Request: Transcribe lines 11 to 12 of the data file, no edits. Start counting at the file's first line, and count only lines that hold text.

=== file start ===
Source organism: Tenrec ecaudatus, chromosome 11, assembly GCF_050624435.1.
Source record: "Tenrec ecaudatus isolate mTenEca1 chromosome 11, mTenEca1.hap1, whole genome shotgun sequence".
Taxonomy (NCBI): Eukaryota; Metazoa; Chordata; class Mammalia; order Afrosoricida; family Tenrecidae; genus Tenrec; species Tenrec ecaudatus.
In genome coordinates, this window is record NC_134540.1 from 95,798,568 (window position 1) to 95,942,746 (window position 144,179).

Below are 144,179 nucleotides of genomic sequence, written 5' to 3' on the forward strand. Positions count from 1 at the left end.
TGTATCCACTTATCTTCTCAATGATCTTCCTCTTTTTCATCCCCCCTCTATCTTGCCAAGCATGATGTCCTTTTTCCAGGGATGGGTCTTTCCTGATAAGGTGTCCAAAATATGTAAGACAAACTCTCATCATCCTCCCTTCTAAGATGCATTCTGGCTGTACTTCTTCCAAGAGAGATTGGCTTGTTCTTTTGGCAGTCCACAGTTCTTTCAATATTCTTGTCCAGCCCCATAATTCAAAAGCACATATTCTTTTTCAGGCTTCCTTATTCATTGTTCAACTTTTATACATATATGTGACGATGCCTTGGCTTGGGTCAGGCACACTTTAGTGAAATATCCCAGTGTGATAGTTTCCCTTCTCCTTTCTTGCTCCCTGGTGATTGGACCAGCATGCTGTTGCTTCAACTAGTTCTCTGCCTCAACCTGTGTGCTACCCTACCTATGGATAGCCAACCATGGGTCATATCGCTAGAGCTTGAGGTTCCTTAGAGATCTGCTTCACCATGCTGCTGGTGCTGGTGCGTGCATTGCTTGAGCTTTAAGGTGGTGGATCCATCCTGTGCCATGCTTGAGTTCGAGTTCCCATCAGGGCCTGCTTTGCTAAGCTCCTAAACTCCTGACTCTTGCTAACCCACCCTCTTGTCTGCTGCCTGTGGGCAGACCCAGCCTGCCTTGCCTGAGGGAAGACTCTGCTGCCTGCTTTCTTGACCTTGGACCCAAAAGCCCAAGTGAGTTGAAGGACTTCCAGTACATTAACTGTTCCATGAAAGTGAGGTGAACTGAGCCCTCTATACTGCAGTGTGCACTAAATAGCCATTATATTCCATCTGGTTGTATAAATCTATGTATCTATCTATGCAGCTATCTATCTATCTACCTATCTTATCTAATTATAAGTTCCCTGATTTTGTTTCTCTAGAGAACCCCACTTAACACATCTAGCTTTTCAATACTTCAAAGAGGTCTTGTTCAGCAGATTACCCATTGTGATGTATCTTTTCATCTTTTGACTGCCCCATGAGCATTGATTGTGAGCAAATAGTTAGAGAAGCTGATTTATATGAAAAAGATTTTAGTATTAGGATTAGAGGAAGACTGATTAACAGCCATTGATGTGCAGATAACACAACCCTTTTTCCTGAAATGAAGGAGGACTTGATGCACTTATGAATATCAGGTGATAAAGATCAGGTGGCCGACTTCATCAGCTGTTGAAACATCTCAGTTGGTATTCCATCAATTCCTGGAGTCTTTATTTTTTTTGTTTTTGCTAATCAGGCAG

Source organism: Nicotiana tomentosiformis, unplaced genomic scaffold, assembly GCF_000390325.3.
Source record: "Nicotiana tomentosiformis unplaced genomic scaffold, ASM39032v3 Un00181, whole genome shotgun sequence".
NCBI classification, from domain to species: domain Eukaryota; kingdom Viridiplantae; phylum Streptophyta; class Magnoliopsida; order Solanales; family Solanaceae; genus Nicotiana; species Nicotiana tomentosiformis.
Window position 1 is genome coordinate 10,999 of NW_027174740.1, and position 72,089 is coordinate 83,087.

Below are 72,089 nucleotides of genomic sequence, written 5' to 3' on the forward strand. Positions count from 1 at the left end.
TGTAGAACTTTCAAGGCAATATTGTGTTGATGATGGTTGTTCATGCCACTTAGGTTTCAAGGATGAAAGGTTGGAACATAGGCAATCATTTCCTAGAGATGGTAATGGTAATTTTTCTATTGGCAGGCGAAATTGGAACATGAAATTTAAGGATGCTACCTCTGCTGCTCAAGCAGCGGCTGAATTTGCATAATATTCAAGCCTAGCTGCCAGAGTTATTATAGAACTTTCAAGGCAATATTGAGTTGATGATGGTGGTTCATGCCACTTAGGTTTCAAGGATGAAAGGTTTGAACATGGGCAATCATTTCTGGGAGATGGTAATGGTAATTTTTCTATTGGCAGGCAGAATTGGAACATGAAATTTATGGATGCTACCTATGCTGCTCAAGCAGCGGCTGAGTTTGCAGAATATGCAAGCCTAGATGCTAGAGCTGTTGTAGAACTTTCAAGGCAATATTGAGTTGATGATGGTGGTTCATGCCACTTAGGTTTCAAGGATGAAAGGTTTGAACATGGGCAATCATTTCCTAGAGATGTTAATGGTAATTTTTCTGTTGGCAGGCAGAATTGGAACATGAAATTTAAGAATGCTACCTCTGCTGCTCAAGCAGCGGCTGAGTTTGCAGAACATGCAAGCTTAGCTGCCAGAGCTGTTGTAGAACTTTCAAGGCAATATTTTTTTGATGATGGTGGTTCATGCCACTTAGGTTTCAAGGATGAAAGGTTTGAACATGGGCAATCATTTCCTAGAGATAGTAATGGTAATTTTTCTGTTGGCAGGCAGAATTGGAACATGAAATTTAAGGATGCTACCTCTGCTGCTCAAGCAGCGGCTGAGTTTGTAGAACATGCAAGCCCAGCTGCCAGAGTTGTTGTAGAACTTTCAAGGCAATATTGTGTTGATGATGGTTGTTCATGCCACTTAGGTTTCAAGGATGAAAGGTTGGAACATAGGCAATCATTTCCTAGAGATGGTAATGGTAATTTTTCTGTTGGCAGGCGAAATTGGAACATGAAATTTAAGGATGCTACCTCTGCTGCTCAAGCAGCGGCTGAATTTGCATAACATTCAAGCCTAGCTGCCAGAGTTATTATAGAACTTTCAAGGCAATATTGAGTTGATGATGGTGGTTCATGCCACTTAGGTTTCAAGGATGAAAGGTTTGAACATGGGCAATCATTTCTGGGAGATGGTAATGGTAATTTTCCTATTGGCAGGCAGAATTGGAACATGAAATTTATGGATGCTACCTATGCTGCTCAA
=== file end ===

Below are 72,089 nucleotides of genomic sequence, written 5' to 3' on the forward strand. Positions count from 1 at the left end.
TGTAGAACTTTCAAGGCAATATTGTGTTGATGATGGTTGTTCATGCCACTTAGGTTTCAAGGATGAAAGGTTGGAACATAGGCAATCATTTCCTAGAGATGGTAATGGTAATTTTTCTATTGGCAGGCGAAATTGGAACATGAAATTTAAGGATGCTACCTCTGCTGCTCAAGCAGCGGCTGAATTTGCATAATATTCAAGCCTAGCTGCCAGAGTTATTATAGAACTTTCAAGGCAATATTGAGTTGATGATGGTGGTTCATGCCACTTAGGTTTCAAGGATGAAAGGTTTGAACATGGGCAATCATTTCTGGGAGATGGTAATGGTAATTTTTCTATTGGCAGGCAGAATTGGAACATGAAATTTATGGATGCTACCTATGCTGCTCAAGCAGCGGCTGAGTTTGCAGAATATGCAAGCCTAGATGCTAGAGCTGTTGTAGAACTTTCAAGGCAATATTGAGTTGATGATGGTGGTTCATGCCACTTAGGTTTCAAGGATGAAAGGTTTGAACATGGGCAATCATTTCCTAGAGATGTTAATGGTAATTTTTCTGTTGGCAGGCAGAATTGGAACATGAAATTTAAGAATGCTACCTCTGCTGCTCAAGCAGCGGCTGAGTTTGCAGAACATGCAAGCTTAGCTGCCAGAGCTGTTGTAGAACTTTCAAGGCAATATTTTTTTGATGATGGTGGTTCATGCCACTTAGGTTTCAAGGATGAAAGGTTTGAACATGGGCAATCATTTCCTAGAGATAGTAATGGTAATTTTTCTGTTGGCAGGCAGAATTGGAACATGAAATTTAAGGATGCTACCTCTGCTGCTCAAGCAGCGGCTGAGTTTGTAGAACATGCAAGCCCAGCTGCCAGAGTTGTTGTAGAACTTTCAAGGCAATATTGTGTTGATGATGGTTGTTCATGCCACTTAGGTTTCAAGGATGAAAGGTTGGAACATAGGCAATCATTTCCTAGAGATGGTAATGGTAATTTTTCTGTTGGCAGGCGAAATTGGAACATGAAATTTAAGGATGCTACCTCTGCTGCTCAAGCAGCGGCTGAATTTGCATAACATTCAAGCCTAGCTGCCAGAGTTATTATAGAACTTTCAAGGCAATATTGAGTTGATGATGGTGGTTCATGCCACTTAGGTTTCAAGGATGAAAGGTTTGAACATGGGCAATCATTTCTGGGAGATGGTAATGGTAATTTTCCTATTGGCAGGCAGAATTGGAACATGAAATTTATGGATGCTACCTATGCTGCTCAA